Discovering a waterlogged cable within your home is a bit unsettling, especially if you were led to it after finding green corrosion on the plug, a brown discoloration on your floors or walls, or even a stuck aerial plug. This kind of moisture could ultimately damage your TV, either through the TV itself or the set top box. There are a variety of reasons as to why water may come down your TV cables, which we have summarized for your here.
Firstly, it is wise to remove any coax cable from the television and get in touch with a local aerial man to come and repair it.
Outdoor cables are at risk of damage indoor cables are not and, at least here in the UK, cables on the south side of a roof are more prone to damage. Environmental factors play a role in the overall deterioration of cables, especially because they are exposed to direct sunlight. Over time the elements may cause your outdoor TV aerial equipment may be more prone snapping or cracking, due to brittleness. On a side note, white cables, more so than black cables, are at higher risk of negative effects from the sun. This is why some installers or homeowners opt for black cables, or paint over outdoor cabling – in order to prolong its lifespan.
Although the most commonly seen damage comes from improperly secured cables, there are a variety of other issues that may come into play. When there is a crack in the outer sheath rainwater tends to slide down the cable and, should it hit a break or crack in the line, run into your TV through the inside of the coax cable. This is especially true when the cable in question is a vertical portion of the install. Other damage may be a bit more obvious, either by an aggressive installation, inappropriate technique or accidental snip.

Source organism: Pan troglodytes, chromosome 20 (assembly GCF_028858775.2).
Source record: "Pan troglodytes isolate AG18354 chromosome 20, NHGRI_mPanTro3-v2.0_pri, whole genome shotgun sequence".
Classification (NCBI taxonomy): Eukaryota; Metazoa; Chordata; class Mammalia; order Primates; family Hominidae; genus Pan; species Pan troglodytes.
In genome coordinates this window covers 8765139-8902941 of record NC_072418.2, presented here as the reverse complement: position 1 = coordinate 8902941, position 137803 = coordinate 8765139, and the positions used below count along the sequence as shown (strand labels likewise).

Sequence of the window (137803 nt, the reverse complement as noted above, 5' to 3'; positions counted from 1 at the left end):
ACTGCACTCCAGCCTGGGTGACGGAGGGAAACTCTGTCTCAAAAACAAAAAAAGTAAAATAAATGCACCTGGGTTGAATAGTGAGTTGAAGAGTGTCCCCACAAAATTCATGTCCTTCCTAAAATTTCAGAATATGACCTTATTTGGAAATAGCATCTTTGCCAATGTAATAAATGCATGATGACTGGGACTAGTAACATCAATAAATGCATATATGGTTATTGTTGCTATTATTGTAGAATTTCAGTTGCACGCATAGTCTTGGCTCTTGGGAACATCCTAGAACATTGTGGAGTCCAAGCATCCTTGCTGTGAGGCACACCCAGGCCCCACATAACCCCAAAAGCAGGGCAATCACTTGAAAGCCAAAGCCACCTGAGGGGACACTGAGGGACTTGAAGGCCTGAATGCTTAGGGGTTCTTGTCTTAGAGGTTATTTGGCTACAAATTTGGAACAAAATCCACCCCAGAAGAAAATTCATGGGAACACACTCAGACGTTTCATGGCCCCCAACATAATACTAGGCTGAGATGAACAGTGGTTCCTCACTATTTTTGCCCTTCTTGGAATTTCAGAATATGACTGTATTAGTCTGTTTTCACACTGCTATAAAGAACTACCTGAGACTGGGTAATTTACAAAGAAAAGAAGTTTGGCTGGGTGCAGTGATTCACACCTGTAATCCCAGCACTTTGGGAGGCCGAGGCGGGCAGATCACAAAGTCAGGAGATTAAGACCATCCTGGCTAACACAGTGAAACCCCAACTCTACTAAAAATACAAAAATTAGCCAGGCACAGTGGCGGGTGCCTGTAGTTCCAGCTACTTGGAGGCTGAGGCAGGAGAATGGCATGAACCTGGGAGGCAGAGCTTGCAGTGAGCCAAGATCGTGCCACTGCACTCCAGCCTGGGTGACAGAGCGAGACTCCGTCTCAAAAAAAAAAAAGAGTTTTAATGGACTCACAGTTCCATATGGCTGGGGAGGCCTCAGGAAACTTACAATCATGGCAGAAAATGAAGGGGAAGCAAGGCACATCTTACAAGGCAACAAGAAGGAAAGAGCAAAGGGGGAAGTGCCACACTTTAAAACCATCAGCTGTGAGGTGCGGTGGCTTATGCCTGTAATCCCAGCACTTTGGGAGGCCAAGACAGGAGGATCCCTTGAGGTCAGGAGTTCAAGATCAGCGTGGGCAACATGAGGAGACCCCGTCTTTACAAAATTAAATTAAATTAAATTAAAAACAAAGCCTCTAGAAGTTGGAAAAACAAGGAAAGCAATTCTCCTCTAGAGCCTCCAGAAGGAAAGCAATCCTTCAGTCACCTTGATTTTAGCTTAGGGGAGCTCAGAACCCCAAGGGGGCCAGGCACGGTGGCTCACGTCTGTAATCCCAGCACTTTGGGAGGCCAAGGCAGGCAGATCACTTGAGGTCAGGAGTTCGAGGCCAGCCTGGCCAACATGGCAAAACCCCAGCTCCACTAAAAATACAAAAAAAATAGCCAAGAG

Improperly Weatherproofed Cables
Rainwater commonly tends to enter cable in a specific area where the coaxial cable is connected to the satellite dish. If the connection wasn’t correctly waterproofed, homeowners tend to run into problems down the road. Because of this, it’s vitally important to create a “drip loop”,by angling the cable down toward the ground as it leaves the dipole. Terminations should be coated with silicone grease, and external connections should be waterproofed with amalgamating tape. In order to prevent water from entering into a cable, waterproof coaxial F connectors may also be installed.
One commonly overlooked issue is caused by the incorrect installation of the TV antenna. Some aerials may be installed either direction, but for some, water will leak through if they are installed upside down. This is in regard to drain away holes along some dipoles, and not just aerial mounting polarization. When installed correctly, these drain holes allow water to escape cable termination and, instead, create an area where rainwater to pool up.
How to Correct Water in the Cable
Unfortunately, water within the line most often requires the replacement of the coaxial cable all the way to the back of your antenna (or first point of entry). It is best to contact a local professional, such as a TV aerial company, especially if you find the repair requires accessing your roof. Because they are installed at the same time, there is risk of the antenna being in overall poor condition, too. As the hardware becomes rusty, from exposure to the elements, it may be impossible to connect a new cable to an old aerial – replacement may be inevitable.